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for people who care about the West

The underbelly of prosperity in the resort West is illegal labor

  The public affairs director for Park City, Utah, Myles Rademan, tells a story about tourists on a ski vacation asking him for directions to a Mexican restaurant.

His answer: "They're all Mexican restaurants. Go into the kitchen of any restaurant, whether it's American, Italian or Chinese, and the people cooking the food are Mexicans."

I thought of Rademan's anecdote recently while watching the broadcast narrated by Tom Brokaw about our immigration debate. It was titled "In the Shadow of the American Dream," and if some thought that title unoriginal, I found it appropriate. Isn't the American Dream about the chance to live a better life? Brokaw's report was set in the Colorado Rockies, in a valley where the economic shadow of Aspen falls for 80 miles, overlapping a similarly immense shadow from Vail, center of our nation's best-known mountain resorts. These communities are among the wealthiest in the world. It's probably not incidental that the immigration flood arrived here far sooner than in most interior locations. Money was to be made — by the immigrants, by their employers — and by the consumers.

Of course, it's not usually explained that way. As it was in Brokaw's program, it's explained that Americans won't do the work, not even at $12 to $14 an hour, the starting wage for construction laborers in these high-paying, high-cost resort valleys. Construction of vacation and retirement homes has now trumped tourism as the strongest economic driver, and the real estate markets are burgeoning. But the foundation is tolerably cheap labor. The point was made bluntly by a construction company owner in Brokaw's program. If not for immigrant labor, including, probably, illegal immigrants, he seemed to say, how would prosperity continue?

But who prospers, and exactly how much? That's where the television story fell short. It failed to follow the money trail, so we ended up with clichés, little better than the myths that publicists for Brokaw's show promised to dispel. So the money trail is mostly anecdotal, of construction contractors grown rich and living in big houses, their Latino laborers all legal, they insist, and of roofing bosses able to retire in their early 50s. Ah, this America is a good place, they will tell you, where hard-working men and women can pull themselves up by their bootstraps.

They may not even wink. They may actually believe it's all the result of hard word and smarts. Lost is the foundation for this amazing wealth: cheap labor.

In our national debate about immigration, we have relied upon facts that stop short of truth. You can't find good labor for $14 an hour? Well, then, can you find good labor at $20 an hour? It seems frightfully high, but then, so are the costs of these homes workers help build for the titans of American entertainment and industry, homes that customers are buying with cash.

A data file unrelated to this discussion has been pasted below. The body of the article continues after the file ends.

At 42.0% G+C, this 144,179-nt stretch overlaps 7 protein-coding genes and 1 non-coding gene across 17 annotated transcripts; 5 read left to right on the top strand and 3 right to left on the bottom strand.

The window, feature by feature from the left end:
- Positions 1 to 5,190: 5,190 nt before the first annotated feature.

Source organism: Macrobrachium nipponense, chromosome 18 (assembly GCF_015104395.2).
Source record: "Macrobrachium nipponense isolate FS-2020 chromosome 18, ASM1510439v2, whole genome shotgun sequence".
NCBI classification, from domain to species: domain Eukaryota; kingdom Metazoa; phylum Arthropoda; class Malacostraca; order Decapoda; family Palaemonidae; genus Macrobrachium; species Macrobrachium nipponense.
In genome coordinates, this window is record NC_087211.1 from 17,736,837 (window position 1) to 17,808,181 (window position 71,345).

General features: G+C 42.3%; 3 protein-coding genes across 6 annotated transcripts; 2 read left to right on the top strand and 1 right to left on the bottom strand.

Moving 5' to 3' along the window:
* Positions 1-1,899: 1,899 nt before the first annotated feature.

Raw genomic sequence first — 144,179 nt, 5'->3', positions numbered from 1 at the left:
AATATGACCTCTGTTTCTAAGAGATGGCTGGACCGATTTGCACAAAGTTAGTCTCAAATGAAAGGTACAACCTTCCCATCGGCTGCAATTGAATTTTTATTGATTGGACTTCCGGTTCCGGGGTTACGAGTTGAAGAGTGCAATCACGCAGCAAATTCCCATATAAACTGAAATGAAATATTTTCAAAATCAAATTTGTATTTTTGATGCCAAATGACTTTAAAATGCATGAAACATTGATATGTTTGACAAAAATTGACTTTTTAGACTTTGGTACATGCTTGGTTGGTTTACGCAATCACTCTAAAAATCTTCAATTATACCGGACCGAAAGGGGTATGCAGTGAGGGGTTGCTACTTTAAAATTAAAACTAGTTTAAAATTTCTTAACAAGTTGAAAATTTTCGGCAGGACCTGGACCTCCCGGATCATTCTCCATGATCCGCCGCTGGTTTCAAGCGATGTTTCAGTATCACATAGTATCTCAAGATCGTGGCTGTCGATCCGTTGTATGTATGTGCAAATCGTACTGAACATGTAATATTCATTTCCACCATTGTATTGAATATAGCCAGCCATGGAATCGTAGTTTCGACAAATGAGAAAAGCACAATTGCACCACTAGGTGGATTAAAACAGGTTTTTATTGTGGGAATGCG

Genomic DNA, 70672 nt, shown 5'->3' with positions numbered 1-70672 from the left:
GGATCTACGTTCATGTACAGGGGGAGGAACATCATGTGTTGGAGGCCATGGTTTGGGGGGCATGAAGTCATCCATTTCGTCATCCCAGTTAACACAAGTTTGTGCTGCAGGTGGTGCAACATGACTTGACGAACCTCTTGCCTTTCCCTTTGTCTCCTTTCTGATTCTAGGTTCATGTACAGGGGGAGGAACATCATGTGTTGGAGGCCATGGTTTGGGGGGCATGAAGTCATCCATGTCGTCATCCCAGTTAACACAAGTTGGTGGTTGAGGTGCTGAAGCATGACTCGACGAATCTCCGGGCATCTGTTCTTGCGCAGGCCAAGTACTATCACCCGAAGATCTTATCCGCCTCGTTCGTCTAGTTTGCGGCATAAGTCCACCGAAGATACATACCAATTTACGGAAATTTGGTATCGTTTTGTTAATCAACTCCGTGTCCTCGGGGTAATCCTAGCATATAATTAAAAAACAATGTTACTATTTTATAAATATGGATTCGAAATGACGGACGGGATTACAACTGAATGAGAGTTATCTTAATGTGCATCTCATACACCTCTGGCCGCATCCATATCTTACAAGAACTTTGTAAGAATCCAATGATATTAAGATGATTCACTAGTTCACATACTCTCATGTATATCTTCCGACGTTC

After the TV broadcast, anti-immigration activist Frosty Wooldridge might have grazed the truth in an essay in The Aspen Times: "With unending growth," he wrote, "21st century robber barons enjoy unending profits." We have a wink-wink economy, and in our abundance, honesty is our greatest shortage. And it's not just the über-rich. A case in point has to do with the recent federal crackdown on Swift, the nation's third largest meatpacking company. At one plant, in Greeley, Colo., 10 percent of the workforce was detained. Swift officials professed innocence, yet the strategy of meatpackers for many years has been to locate their huge plants in rural under-populated areas; 2,000-3,000 workers, therefore, materialized from Mexico.

Who benefits most from illegal workers? Swift's chairman of the board lives in a big house at a ski resort, owns several other resorts in the West and has a major hockey team. But why pick on him? Good cuts of meat are cheap, and I eat them. So do you, probably. Isn't that part of the American Dream, this better life -- not having to eat liver and onions?

Last winter, I had work done to my heating system. The contractor took three months to get there, and when he did, charged me $1,000 for a day's work. In the meantime, I had met an immigrant -- illegal or not, I didn't ask - who did such work. I thought at the time I could get the job done for $500 or $600.

You bet I was tempted.

Allen Best is a contributor to Writers on the Range, a service of High Country News in Paonia, Colorado (hcn.org). He publishes Mountain Town News, which focuses on mountain resorts in the North American West, from his home in Denver.